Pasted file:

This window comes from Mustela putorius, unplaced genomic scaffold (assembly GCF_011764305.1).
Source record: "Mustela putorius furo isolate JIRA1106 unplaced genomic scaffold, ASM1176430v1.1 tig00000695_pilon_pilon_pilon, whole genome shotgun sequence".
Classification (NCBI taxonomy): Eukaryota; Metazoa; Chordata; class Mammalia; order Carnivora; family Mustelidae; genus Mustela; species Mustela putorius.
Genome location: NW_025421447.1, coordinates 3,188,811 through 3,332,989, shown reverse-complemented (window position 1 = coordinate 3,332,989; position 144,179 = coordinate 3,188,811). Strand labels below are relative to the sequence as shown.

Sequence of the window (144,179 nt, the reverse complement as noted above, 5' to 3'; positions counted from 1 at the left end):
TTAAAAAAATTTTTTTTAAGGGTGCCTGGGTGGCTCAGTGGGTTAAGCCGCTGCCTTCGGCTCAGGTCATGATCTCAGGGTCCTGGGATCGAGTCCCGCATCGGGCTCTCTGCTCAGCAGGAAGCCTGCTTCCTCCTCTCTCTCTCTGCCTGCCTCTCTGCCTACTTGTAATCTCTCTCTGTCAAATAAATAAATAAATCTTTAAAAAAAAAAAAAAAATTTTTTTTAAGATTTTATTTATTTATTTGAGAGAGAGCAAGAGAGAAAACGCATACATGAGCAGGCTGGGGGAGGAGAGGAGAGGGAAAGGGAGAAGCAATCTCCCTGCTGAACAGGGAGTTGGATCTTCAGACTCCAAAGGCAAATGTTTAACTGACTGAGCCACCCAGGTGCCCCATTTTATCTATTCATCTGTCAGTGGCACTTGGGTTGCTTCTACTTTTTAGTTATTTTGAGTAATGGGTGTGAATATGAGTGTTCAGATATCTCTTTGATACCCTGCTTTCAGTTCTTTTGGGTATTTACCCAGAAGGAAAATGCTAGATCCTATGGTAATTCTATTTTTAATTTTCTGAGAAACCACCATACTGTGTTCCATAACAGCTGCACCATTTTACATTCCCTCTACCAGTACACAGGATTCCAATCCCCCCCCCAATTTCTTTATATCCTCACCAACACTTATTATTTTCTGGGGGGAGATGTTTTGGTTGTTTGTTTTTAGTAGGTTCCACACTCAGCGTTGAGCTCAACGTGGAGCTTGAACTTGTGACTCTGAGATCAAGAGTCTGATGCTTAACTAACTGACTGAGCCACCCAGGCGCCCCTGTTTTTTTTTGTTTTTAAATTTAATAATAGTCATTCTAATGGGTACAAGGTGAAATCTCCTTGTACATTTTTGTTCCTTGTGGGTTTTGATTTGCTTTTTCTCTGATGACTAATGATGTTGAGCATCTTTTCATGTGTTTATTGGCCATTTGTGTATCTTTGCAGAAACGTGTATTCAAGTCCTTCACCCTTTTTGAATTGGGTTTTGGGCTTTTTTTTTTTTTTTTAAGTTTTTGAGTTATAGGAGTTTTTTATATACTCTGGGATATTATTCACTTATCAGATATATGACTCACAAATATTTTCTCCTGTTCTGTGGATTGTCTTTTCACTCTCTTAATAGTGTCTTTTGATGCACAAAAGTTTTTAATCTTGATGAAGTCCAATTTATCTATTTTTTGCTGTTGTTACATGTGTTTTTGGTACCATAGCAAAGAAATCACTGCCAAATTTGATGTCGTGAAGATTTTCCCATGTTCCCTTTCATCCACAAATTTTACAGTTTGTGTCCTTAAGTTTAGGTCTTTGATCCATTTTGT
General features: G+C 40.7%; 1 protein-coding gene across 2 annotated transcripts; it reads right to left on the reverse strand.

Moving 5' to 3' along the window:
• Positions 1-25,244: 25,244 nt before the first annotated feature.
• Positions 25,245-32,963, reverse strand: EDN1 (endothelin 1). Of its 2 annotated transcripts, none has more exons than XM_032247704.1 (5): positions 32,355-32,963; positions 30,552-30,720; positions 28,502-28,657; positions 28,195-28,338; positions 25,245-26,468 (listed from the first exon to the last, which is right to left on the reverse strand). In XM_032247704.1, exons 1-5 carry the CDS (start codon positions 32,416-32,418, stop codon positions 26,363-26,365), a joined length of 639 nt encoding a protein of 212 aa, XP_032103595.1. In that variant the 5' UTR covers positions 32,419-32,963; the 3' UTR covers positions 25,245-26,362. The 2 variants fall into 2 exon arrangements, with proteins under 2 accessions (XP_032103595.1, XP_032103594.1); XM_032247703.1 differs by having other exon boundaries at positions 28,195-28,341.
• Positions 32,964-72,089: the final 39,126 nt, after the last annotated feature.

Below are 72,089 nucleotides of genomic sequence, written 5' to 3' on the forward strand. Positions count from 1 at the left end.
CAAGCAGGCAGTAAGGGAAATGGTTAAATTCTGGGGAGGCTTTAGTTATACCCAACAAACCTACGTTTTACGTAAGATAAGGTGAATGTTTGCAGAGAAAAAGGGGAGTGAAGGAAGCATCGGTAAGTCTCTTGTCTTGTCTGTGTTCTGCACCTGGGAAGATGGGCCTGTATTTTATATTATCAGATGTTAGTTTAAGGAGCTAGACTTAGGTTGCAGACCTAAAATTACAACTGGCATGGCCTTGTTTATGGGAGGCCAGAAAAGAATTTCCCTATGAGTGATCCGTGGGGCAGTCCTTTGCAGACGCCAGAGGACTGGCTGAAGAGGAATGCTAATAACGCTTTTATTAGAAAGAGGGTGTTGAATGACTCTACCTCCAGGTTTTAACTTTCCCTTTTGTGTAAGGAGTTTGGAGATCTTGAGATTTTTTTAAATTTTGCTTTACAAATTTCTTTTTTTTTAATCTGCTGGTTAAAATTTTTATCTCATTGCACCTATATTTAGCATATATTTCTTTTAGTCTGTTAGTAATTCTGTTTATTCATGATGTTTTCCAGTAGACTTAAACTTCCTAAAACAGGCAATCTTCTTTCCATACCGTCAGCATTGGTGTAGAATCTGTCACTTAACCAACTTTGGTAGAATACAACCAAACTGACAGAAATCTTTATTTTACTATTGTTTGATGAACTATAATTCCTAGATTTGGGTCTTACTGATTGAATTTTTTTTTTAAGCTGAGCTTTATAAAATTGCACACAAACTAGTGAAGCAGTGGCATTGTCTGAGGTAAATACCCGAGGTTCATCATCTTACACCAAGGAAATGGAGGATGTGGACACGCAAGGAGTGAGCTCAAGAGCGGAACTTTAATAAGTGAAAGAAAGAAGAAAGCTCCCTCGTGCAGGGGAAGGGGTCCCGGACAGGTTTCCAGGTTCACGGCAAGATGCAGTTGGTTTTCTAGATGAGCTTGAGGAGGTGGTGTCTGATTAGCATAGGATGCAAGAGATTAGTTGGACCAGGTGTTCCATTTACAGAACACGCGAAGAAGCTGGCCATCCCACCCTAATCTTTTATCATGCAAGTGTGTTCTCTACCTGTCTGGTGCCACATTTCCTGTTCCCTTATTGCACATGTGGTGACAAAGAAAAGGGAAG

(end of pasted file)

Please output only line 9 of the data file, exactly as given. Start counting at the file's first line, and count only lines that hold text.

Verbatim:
• Positions 1-25,244: 25,244 nt before the first annotated feature.